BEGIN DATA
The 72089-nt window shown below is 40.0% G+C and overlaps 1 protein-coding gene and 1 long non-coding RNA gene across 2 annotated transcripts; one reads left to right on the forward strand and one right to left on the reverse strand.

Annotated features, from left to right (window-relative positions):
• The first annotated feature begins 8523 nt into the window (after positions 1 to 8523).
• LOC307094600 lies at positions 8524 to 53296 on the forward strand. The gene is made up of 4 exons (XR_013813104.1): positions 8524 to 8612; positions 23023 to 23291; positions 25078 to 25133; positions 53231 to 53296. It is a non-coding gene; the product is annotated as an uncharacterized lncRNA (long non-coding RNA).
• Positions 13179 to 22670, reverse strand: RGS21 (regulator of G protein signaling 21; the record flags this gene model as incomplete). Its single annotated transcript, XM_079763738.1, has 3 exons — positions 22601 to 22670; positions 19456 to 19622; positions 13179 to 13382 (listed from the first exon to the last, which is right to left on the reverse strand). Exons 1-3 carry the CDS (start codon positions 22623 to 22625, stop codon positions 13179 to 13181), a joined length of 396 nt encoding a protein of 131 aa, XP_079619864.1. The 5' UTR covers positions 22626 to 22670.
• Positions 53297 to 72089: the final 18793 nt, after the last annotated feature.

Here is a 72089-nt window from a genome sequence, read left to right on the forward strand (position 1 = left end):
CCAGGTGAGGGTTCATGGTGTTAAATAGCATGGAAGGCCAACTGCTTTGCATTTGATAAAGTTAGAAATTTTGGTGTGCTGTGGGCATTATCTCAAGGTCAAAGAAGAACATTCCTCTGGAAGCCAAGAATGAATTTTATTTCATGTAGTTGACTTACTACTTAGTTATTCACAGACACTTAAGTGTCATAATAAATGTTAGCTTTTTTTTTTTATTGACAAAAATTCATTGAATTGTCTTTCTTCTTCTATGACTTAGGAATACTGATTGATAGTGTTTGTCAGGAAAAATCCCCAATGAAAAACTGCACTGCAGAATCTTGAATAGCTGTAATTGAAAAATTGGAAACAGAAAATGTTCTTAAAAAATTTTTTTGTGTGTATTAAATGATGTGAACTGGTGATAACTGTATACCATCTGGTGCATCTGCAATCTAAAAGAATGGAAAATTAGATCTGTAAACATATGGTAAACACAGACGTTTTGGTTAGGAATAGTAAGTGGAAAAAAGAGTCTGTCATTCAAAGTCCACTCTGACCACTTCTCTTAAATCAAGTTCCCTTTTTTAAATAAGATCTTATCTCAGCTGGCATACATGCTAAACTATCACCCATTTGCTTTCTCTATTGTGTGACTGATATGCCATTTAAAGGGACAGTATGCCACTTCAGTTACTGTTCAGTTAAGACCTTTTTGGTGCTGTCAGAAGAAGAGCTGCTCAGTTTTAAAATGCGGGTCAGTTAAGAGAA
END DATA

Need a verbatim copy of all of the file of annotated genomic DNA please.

The 72089-nt window shown below is 40.0% G+C and overlaps 1 protein-coding gene and 1 long non-coding RNA gene across 2 annotated transcripts; one reads left to right on the forward strand and one right to left on the reverse strand.

Annotated features, from left to right (window-relative positions):
• The first annotated feature begins 8523 nt into the window (after positions 1 to 8523).
• LOC307094600 lies at positions 8524 to 53296 on the forward strand. The gene is made up of 4 exons (XR_013813104.1): positions 8524 to 8612; positions 23023 to 23291; positions 25078 to 25133; positions 53231 to 53296. It is a non-coding gene; the product is annotated as an uncharacterized lncRNA (long non-coding RNA).
• Positions 13179 to 22670, reverse strand: RGS21 (regulator of G protein signaling 21; the record flags this gene model as incomplete). Its single annotated transcript, XM_079763738.1, has 3 exons — positions 22601 to 22670; positions 19456 to 19622; positions 13179 to 13382 (listed from the first exon to the last, which is right to left on the reverse strand). Exons 1-3 carry the CDS (start codon positions 22623 to 22625, stop codon positions 13179 to 13181), a joined length of 396 nt encoding a protein of 131 aa, XP_079619864.1. The 5' UTR covers positions 22626 to 22670.
• Positions 53297 to 72089: the final 18793 nt, after the last annotated feature.

Here is a 72089-nt window from a genome sequence, read left to right on the forward strand (position 1 = left end):
CCAGGTGAGGGTTCATGGTGTTAAATAGCATGGAAGGCCAACTGCTTTGCATTTGATAAAGTTAGAAATTTTGGTGTGCTGTGGGCATTATCTCAAGGTCAAAGAAGAACATTCCTCTGGAAGCCAAGAATGAATTTTATTTCATGTAGTTGACTTACTACTTAGTTATTCACAGACACTTAAGTGTCATAATAAATGTTAGCTTTTTTTTTTTATTGACAAAAATTCATTGAATTGTCTTTCTTCTTCTATGACTTAGGAATACTGATTGATAGTGTTTGTCAGGAAAAATCCCCAATGAAAAACTGCACTGCAGAATCTTGAATAGCTGTAATTGAAAAATTGGAAACAGAAAATGTTCTTAAAAAATTTTTTTGTGTGTATTAAATGATGTGAACTGGTGATAACTGTATACCATCTGGTGCATCTGCAATCTAAAAGAATGGAAAATTAGATCTGTAAACATATGGTAAACACAGACGTTTTGGTTAGGAATAGTAAGTGGAAAAAAGAGTCTGTCATTCAAAGTCCACTCTGACCACTTCTCTTAAATCAAGTTCCCTTTTTTAAATAAGATCTTATCTCAGCTGGCATACATGCTAAACTATCACCCATTTGCTTTCTCTATTGTGTGACTGATATGCCATTTAAAGGGACAGTATGCCACTTCAGTTACTGTTCAGTTAAGACCTTTTTGGTGCTGTCAGAAGAAGAGCTGCTCAGTTTTAAAATGCGGGTCAGTTAAGAGAA